Have you taken the pledge to “pool safely”? It could help you stay safer — and keep your kids safer — when you’re enjoying water fun. Many adults simply don’t know what is needed to keep children safe at pools and beaches. Here’s a pledge that can help you do just that, brought to you by PoolSafely.gov, a Consumer Product Safety Commission website:
I pledge that I will …
- Designate a water watcher every single time children in my care are in or near the water.
- Make sure my kids know how to swim.
- As a parent or guardian, learn CPR.
- Always remove portable pool ladders when not in use.
- Ensure all permanent pools have a proper fence and gate and safer drain covers.
Let’s take a look at some of those items.
Designate an adult water watcher
It can be tempting to assume that a lifeguard or nearby adults will keep an eye out for your child — but what if the lifeguard gets distracted and everyone assumes someone else is watching? Unfortunately, that’s just when drownings occur.
Designate a sober adult to supervise children in the water. This person should be focusing exclusively on keeping track of the kids, not simply relaxing on the beach or beside the pool. Rotate water watchers to stay fresh.
Review water safety with kids and make sure they can swim
PoolSafely.gov has some downloadable safety materials, along with songs, games and an interactive kids’ app, that can make talking to your kids about safety more fun. Every parent owes it to their child to give them the basic skill of swimming. Even once they can swim, though, they still need to know how to safely be around water. Sit down with your kids and discuss your expectations.
Adults also need to be able to swim and to perform CPR on kids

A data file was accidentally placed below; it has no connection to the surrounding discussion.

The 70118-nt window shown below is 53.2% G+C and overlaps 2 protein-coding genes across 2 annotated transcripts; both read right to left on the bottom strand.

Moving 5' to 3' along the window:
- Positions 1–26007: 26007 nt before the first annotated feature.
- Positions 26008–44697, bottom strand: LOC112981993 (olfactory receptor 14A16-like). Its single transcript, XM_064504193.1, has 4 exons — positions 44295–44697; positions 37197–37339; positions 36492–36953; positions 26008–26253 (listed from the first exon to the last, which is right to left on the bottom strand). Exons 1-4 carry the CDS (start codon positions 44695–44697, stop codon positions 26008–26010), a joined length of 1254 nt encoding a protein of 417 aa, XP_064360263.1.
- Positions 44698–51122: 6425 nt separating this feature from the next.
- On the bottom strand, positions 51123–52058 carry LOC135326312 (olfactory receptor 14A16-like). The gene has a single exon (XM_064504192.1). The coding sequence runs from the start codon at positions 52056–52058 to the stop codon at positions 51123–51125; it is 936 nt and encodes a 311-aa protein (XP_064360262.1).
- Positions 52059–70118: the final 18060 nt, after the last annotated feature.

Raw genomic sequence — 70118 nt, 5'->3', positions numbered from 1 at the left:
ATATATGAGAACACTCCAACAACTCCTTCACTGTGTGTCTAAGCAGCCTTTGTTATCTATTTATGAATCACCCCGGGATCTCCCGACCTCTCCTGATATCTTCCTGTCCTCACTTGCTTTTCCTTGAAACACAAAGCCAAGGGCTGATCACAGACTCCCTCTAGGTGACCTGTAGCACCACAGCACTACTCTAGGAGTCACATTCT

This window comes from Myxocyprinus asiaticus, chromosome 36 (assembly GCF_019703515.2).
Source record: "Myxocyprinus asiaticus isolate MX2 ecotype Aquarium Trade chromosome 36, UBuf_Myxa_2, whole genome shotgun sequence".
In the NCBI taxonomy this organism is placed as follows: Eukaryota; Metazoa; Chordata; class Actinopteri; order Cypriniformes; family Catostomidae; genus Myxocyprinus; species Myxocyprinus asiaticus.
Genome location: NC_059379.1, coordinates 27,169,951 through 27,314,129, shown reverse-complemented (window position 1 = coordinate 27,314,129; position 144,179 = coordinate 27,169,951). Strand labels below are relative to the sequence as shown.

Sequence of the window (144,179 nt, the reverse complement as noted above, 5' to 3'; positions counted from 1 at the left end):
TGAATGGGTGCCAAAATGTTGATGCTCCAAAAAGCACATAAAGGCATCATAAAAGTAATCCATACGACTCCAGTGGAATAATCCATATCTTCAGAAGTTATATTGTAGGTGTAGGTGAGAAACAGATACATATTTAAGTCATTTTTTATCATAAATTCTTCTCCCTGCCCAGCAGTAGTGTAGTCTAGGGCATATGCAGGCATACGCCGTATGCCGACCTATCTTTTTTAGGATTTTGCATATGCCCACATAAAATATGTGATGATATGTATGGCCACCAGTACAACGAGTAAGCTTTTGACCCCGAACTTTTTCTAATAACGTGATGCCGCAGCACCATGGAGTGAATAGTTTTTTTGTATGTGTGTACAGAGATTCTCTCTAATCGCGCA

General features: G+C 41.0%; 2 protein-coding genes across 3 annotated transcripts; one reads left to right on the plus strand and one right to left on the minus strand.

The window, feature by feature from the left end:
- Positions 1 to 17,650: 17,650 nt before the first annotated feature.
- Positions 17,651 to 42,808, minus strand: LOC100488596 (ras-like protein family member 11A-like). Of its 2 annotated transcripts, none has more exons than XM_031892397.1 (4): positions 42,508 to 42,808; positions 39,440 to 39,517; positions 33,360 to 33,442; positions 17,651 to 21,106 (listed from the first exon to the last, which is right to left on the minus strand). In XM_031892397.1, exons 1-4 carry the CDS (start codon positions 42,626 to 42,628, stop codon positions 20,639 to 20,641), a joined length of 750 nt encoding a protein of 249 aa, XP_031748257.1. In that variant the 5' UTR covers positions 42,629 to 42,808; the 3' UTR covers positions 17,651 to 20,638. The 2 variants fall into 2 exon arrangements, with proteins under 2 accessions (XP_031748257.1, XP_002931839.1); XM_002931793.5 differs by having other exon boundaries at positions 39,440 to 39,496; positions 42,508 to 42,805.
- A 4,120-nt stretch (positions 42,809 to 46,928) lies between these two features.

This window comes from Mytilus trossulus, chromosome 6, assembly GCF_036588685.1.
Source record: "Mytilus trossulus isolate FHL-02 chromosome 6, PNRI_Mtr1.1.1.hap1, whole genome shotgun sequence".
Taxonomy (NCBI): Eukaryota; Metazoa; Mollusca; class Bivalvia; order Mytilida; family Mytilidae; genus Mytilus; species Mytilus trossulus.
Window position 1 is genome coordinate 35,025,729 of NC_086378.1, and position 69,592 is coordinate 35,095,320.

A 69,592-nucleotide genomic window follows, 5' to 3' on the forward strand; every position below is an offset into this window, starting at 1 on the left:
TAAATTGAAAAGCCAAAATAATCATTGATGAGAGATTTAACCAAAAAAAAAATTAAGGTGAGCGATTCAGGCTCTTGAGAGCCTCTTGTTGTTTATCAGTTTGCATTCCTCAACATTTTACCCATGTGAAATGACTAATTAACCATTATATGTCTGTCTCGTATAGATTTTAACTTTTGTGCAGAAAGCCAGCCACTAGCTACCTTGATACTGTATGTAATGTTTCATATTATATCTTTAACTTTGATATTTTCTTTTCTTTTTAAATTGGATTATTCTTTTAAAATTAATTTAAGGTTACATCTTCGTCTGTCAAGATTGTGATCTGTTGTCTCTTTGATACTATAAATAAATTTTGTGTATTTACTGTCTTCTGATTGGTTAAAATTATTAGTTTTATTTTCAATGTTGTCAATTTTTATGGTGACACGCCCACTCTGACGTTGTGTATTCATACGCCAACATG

If your child were in trouble in the water, could you respond quickly and effectively? Not if you can’t swim. If you can’t, sign up for classes before you go on vacation. Also, learn CPR — and especially kids’ CPR. The American Heart Association says that immediate CPR can double or even triple a drowning victim’s chances of survival.
Call your vacation destination about proper barriers and drains
Pools are attractive to kids of all sizes, even when they’re not old enough to take proper care. That’s one reason pools should always have fences or barriers, alarms and covers: to protect little kids and vulnerable adults from getting access without supervision. On portable pools, the ladder should be removed whenever the pool is not in use.
Whenever you’re staying somewhere with a pool or spa, call ahead to ensure they have these protections in place. Also, make sure that the pool drains are VGB-compliant to protect people from being latched onto by the powerful suction pool drains create.
Pools, spas and beaches are great fun in the summer, but they are not without risks. Reduce the risks by taking the Pool Safely pledge and teaching your kids how to stay safe in the water.